Built to Spill
03. Seek it Out
04. Make Me
05. Never Understand
07. Dooney Rock
10. Chime Out
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Fang Island’s self-titled debut was summer burned to a disc. It was indomitable, intensely catchy, and largely instrumental, which made its infectiousness even more impressive. Channeling both indie and math rock, boasting big guitars and big melodies, and punching with well-placed choruses of vocals at just the right moments, Fang Island snuck its way onto my year end list—and many others, I imagine.
Major is arguably just as sunny and positive, as open and welcoming, but immediately less mathy and challenging; Major is, quite remarkably, a more concentrated effort at crafting structured rock songs that feature a consistent bevy of vocals. Whereas vocals used to be tactical injections of fun, most songs on Major are built around layers of vocals that repeat a couple phrases, like mantras. The big, buzzy guitars remain, but have been focused into pulsing anthemic riffs. With how often the vocals repeat, and how often the riffs mirror the vocals, Major strays into broken record territory. It’s not an album for people who like dense, progressive, meandering tracks. Each song is pretty tight and, for lack of a more flattering word, redundant.
Sometime around “Asunder,” every song begins to sound the same. Same formula, same result, diminished return. “Asunder” may be a bitchin' song in its own right with a great kick drum backbone, but in the context of an album full of songs that adhere to nearly prefab constructions, the 5-minute-plus song repeats a few times too many. It’s a smaller example of the redundancy that hinders Major on the whole.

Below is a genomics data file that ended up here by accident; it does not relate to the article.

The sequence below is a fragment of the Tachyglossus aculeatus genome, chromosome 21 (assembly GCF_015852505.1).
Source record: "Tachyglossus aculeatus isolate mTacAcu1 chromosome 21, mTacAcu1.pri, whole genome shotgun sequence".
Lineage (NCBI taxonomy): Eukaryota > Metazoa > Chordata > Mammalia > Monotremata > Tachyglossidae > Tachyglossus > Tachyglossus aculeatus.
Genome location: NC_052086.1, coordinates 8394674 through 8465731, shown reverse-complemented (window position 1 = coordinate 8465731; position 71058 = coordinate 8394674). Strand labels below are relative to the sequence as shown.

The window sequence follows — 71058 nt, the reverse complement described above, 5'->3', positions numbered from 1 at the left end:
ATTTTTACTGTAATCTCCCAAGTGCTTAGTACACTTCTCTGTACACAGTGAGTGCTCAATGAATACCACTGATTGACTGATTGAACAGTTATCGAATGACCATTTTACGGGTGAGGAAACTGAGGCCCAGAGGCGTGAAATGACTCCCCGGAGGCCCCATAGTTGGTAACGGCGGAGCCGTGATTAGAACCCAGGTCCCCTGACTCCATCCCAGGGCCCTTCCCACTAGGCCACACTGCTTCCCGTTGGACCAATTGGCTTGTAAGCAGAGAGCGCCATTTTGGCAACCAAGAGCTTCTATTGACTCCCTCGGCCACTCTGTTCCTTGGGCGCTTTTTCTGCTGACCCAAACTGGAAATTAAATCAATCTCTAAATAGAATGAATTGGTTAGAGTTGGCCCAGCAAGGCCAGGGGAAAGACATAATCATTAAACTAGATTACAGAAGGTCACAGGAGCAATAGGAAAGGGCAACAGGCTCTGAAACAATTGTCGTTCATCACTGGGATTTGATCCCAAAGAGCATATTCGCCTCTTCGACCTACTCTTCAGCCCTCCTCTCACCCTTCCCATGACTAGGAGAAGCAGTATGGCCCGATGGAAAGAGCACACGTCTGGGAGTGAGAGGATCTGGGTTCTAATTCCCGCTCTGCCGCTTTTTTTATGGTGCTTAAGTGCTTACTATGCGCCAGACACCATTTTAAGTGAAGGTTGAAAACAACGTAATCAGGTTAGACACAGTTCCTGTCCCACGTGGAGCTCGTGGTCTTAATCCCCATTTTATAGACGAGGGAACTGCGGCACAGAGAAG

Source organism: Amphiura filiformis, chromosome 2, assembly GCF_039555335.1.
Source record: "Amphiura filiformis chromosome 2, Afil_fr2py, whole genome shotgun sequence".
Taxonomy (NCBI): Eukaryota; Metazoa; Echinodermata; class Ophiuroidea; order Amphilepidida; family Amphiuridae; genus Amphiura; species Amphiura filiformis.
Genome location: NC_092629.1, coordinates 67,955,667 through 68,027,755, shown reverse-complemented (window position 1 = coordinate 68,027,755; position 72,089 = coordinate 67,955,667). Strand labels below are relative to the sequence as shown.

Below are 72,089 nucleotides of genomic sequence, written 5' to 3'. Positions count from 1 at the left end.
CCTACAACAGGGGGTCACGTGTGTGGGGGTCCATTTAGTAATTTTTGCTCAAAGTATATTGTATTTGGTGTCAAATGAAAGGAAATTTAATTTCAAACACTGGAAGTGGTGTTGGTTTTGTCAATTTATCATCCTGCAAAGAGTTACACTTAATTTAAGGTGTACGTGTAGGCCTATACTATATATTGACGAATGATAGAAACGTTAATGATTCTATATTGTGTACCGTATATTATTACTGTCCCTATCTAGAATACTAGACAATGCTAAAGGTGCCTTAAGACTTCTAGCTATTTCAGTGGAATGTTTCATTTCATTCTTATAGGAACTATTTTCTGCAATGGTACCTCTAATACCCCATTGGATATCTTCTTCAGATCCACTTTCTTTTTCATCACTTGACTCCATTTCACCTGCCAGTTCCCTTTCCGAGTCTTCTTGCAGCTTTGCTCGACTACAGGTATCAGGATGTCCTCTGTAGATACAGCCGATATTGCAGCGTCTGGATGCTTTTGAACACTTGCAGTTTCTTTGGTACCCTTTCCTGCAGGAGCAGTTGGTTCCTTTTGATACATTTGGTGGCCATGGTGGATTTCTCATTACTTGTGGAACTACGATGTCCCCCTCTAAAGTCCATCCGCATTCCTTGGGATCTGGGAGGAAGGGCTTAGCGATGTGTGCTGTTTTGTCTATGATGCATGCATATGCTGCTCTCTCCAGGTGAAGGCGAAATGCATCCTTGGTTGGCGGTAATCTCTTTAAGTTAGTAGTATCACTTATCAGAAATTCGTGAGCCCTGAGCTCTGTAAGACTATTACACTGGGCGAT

But then “Dooney Rock” blows it and every other track on Major right out of the water. Surprisingly, it’s instrumental. The folky, plucky first half wakes up the part of your brain that went to sleep a few songs ago just in time to appreciate the almost power rock second half in all its glory. For a few glorious minutes, Fang Island meets Deliverance, and then DragonForce.
It’s disappointing how good “Dooney Rock” is, because just like “Asunder,” it’s a stunningly clear example of how Major could be ten times better than it actually is. I’m not asking Fang Island to ditch the vocals or break out of their tightly structured songs, all I want is more of the kooky variety that made their debut album so irresistible. It’s almost as if when Fang Island recorded Major, they misplaced the wizard outfit for every song but “Dooney Rock.” Embrace the wizard, Fang Island. Embrace it.